3. As a last resort, send your news directly to one of the authors of the blog.

Please feel free to forward this message to colleagues who may be interested, and to re-post it in other appropriate venues.

CC Learn

Friday, March 9th, 2007

Seen in the Creative Commons blog today:

A new division of Creative Commons, provisionally called CC Learn, will focus on education, broadly defined — from kindergarten to graduate school, to lifelong learning. The mission of this new division will be to promote vigorous networks of Open Educational Resources: materials offered freely and openly for educators, students and self-learners to use, modify and re-use for teaching, learning and research. CC Learn is looking for an Executive Director.

What is interesting is not the possibility that someone reading this blog might be interested in applying for an executive director’s position, but that CC are creating a new division especially for educational materials. I have always assumed that teaching materials and other educational resources were the most obvious candidates fro CC licensing, so I am now moved to wonder: what particular requirements do educations have from Creative Commons or Open Source licenses?

TEI Workshops @ Kalamazoo

Friday, March 2nd, 2007

Copied from Humanist:

The Medieval Academy of America Committee on Electronic Resources is pleased to announce two TEI workshops to be held at the International Medieval Congress, Kalamazoo, MI, in May 2007. Both workshops will be on Thursday, May 10 (sessions 32 and 138; see
www.wmich.edu/medieval/congress/sessions
for complete conference schedule).

1) XML and the Text Encoding Initiative Workshop I: Introduction to TEI Encoding

This workshop offers an introduction to best practices for digital scholarship, taught by a medievalist, James C. Cummings, specifically for medievalists. Instruction includes introductory-level XML and structural encoding, as well as new TEI P5 standards and guidelines, markup concerns for medieval transcription, and a brief consideration of XML Editors. Assignments will be completed during the following clinic.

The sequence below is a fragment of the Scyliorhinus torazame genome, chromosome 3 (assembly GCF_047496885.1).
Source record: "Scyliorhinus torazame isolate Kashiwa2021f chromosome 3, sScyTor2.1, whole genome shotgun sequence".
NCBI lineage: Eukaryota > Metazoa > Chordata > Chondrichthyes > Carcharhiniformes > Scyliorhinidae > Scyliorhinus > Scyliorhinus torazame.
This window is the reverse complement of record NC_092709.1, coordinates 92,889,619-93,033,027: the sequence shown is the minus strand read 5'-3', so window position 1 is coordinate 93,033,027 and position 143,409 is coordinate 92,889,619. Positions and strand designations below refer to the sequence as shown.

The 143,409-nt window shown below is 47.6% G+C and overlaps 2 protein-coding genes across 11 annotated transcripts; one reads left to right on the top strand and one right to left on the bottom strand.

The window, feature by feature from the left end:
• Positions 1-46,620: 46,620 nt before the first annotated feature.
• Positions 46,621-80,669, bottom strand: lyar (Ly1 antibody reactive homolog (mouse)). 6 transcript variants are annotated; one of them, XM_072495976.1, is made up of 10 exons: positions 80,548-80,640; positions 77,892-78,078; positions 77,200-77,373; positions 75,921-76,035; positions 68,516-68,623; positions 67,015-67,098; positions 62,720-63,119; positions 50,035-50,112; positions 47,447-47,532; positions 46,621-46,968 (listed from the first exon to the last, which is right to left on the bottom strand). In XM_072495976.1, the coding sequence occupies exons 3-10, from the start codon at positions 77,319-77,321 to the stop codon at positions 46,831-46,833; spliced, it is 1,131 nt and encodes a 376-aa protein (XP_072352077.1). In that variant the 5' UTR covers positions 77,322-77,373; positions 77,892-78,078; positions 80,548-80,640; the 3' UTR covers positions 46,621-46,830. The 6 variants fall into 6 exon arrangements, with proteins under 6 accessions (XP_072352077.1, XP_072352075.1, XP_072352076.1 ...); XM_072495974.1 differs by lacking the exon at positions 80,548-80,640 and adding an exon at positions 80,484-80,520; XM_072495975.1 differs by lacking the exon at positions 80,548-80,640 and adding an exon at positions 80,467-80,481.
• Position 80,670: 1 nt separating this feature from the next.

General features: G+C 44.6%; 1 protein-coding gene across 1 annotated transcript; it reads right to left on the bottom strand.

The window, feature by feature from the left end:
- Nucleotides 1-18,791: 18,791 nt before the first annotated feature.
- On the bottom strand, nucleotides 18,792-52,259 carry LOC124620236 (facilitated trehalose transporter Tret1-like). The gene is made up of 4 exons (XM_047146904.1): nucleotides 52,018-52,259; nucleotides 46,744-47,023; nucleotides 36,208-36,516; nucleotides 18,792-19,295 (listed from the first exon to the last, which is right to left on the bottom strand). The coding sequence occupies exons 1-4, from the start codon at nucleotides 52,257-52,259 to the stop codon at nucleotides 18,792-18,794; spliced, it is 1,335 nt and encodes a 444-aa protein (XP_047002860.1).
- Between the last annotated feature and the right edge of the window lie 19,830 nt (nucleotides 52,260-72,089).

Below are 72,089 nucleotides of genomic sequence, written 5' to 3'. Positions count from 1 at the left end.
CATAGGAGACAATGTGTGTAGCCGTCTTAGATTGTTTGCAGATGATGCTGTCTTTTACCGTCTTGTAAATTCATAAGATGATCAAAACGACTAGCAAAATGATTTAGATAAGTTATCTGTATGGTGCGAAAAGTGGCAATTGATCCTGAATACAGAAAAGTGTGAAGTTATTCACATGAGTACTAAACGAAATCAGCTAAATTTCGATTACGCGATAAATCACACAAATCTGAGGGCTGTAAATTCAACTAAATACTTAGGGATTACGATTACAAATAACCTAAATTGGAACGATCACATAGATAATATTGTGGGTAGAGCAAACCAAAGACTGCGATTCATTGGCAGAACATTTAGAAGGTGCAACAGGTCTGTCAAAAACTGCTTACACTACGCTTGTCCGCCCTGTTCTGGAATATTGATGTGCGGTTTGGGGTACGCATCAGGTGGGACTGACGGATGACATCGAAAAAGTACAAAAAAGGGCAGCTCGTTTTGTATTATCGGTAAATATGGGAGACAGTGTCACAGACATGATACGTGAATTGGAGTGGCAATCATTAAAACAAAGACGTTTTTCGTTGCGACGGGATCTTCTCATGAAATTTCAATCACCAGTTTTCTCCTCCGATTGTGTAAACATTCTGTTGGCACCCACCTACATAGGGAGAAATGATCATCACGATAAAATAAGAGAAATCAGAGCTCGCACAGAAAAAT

2) XML and the Text Encoding Initiative Workshop II: Advanced TEI Encoding and Customization

This workshop offers advanced instruction in advanced topics in TEI encoding and the customization of the TEI for an individual project’s needs, taught by a medievalist, James C. Cummings, specifically for medievalists. Instruction includes metadata for medieval manuscript description, advanced-level concepts of TEI P5 modularization, schema generation and customization for individual projects, and a brief survey of related technologies. Assignments will be completed during the following clinic.

Dr. Cummings works for the Oxford Text Archive, University of Oxford. He holds a PhD from the University of Leeds, and he has extensive experience leading TEI workshops.

Both workshops are limited to 14 participants, and registration is required.

The fee *per workshop* is $45/$60 (Medieval Academy members/nonmembers) for pre-registration, $55/$70 for walk-ins (pending available space).

Please send contact information and a check payable to Medieval Academy of America c/o

Dorothy Carr Porter
RCH
351/352 William T. Young Library
Univ. of Kentucky
Lexington, KY 40506-0456.

APA to “use technology in new and exciting ways”

Thursday, March 1st, 2007

First off, the APA are asking for generous donations toward an endowment of $4 million to build a new American Center for Classics Research and Teaching. The point of this centre, among other things, is to:

The aim of the Center is to make high quality information about the Classical World available in accessible formats to the largest possible audience by using technology in new and exciting ways. We will accelerate the transformation of our field from the “gatekeeper” of knowledge to the “gateway” to insight, offering all the rich and rewarding world of Classics.

So what are these “new and exciting ways” that technology is going to be used? The only objectives listed in this call for donations seem to be dissemination, and the creation of “sophisticated and accessible research tools”. We want to know more. The one-page case statement (I’ve not read the longer digests yet), talks about spending $1.5 million on preserving L’Année Philologique. Is that the only and the most worthy Classics resource out there? Where is this being discussed? (All genuine questions, by the way, not criticism. I just want to hear more about the exciting technologies.)